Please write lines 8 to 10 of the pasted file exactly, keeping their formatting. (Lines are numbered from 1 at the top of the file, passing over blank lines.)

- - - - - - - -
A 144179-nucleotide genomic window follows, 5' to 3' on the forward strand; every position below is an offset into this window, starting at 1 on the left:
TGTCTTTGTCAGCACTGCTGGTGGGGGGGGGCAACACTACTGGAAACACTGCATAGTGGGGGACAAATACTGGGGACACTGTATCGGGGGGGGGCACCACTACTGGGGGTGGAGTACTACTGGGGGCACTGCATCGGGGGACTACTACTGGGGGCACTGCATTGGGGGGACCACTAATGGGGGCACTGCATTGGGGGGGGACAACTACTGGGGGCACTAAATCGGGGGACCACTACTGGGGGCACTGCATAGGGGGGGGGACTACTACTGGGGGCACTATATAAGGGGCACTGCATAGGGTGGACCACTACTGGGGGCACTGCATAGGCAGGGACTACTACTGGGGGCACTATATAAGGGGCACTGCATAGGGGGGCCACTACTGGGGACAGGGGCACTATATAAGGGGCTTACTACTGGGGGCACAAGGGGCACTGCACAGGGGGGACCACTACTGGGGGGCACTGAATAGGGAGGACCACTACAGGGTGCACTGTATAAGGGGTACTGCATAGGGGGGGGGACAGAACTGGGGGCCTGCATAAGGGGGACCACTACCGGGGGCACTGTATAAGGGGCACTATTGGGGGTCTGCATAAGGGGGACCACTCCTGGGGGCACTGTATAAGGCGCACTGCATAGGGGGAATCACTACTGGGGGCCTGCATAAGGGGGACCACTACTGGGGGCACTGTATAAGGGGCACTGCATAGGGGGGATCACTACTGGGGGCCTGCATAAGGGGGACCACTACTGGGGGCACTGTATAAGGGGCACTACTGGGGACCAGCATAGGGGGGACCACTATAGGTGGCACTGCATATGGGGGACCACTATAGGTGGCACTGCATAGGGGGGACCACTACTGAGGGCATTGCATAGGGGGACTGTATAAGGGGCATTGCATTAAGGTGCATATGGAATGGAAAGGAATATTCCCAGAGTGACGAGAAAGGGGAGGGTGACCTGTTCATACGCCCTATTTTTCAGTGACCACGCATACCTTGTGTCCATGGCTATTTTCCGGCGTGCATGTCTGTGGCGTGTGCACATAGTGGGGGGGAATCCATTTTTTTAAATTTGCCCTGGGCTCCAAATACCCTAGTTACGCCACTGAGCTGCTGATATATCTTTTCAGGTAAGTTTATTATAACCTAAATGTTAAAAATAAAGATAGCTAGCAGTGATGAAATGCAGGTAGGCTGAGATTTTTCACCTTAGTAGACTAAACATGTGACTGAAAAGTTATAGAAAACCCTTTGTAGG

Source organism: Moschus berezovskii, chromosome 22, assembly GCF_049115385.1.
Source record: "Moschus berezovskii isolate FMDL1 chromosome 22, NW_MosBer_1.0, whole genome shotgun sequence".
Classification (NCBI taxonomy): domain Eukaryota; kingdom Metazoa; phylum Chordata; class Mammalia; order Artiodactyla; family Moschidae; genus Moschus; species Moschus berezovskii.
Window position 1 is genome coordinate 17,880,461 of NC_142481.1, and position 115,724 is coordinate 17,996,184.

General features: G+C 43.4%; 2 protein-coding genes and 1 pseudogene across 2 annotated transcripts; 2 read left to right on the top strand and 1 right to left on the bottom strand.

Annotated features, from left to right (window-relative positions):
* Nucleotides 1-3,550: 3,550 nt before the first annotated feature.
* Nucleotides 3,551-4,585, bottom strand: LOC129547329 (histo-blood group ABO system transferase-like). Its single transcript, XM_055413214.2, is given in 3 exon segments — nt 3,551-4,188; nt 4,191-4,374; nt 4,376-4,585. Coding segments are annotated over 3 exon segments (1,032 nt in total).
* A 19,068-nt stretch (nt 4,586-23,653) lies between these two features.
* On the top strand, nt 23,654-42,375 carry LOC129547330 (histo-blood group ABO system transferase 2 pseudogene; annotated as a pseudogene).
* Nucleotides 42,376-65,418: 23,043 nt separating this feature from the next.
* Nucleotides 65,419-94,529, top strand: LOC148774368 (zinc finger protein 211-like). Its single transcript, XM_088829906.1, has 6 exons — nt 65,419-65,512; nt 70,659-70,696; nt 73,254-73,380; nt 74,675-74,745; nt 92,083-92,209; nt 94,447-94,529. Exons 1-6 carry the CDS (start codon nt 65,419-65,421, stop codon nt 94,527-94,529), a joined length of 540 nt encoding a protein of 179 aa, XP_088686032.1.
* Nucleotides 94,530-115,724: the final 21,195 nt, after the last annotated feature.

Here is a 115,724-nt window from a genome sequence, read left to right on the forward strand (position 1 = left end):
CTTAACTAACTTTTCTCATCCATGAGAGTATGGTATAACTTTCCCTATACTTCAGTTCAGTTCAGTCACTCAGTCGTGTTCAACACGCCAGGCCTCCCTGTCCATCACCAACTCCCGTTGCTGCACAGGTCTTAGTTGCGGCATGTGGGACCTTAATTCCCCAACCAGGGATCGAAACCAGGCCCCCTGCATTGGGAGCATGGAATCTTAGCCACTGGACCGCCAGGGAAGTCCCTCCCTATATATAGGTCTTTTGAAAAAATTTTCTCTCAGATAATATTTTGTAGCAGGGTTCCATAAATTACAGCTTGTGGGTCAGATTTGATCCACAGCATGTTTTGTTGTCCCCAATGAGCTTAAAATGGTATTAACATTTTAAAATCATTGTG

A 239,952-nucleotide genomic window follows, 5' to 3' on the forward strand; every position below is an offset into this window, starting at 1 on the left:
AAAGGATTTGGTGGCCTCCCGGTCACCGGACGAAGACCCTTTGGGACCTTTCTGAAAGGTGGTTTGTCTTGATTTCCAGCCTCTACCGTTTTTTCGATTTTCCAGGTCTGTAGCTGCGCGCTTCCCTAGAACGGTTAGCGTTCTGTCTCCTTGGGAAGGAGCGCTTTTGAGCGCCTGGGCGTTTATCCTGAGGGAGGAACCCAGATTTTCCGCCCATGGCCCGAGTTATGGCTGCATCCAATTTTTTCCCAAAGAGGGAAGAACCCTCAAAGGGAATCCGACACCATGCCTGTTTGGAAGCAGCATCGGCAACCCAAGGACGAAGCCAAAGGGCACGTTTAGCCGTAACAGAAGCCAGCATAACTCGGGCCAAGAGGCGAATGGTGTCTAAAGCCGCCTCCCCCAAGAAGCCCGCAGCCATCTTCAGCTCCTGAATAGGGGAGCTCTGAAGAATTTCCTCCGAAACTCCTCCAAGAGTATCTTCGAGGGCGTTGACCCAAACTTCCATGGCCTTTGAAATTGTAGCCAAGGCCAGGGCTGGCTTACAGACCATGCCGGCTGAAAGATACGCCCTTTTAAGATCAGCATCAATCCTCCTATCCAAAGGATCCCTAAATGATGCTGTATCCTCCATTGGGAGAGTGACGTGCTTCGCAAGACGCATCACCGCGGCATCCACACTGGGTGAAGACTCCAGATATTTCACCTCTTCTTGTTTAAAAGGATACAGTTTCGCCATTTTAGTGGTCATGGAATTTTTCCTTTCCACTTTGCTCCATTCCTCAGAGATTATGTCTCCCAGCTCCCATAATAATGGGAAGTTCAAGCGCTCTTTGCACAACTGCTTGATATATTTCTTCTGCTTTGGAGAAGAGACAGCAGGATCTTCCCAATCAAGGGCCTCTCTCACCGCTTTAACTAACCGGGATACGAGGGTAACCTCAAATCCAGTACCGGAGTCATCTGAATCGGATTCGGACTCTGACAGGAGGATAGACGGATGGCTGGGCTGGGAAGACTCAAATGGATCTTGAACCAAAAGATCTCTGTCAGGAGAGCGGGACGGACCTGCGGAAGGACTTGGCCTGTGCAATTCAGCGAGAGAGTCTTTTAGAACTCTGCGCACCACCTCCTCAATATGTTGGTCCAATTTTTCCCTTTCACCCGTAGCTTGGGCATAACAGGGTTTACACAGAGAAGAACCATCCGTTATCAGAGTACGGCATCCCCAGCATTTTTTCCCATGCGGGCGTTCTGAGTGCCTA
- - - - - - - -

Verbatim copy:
Annotated features, from left to right (window-relative positions):
* Nucleotides 1-3,550: 3,550 nt before the first annotated feature.
* Nucleotides 3,551-4,585, bottom strand: LOC129547329 (histo-blood group ABO system transferase-like). Its single transcript, XM_055413214.2, is given in 3 exon segments — nt 3,551-4,188; nt 4,191-4,374; nt 4,376-4,585. Coding segments are annotated over 3 exon segments (1,032 nt in total).